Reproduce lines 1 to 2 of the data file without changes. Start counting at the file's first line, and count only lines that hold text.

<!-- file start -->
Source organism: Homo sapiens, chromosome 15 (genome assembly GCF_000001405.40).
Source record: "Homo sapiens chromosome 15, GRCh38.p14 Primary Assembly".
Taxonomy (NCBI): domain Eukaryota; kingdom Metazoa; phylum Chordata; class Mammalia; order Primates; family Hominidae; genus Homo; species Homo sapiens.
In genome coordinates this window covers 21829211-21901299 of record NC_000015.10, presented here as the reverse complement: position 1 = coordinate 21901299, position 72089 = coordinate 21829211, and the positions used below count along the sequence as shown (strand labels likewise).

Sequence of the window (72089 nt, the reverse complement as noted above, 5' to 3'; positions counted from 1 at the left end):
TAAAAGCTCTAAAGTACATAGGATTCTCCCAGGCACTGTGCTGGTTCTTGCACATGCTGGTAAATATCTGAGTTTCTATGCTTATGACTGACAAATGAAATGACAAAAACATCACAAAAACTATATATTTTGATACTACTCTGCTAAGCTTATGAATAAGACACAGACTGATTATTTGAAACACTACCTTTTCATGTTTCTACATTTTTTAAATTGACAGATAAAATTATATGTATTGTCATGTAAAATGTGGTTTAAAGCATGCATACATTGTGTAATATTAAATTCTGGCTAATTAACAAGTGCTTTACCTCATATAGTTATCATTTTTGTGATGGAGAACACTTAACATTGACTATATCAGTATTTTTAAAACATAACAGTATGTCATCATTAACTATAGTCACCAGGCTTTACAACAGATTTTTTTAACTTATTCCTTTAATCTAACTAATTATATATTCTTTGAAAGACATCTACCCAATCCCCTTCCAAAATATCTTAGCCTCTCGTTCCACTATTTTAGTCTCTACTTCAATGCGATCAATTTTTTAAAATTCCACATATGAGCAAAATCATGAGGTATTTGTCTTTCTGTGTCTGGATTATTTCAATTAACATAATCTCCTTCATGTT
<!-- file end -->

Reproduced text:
Source organism: Homo sapiens, chromosome 15 (genome assembly GCF_000001405.40).
Source record: "Homo sapiens chromosome 15, GRCh38.p14 Primary Assembly".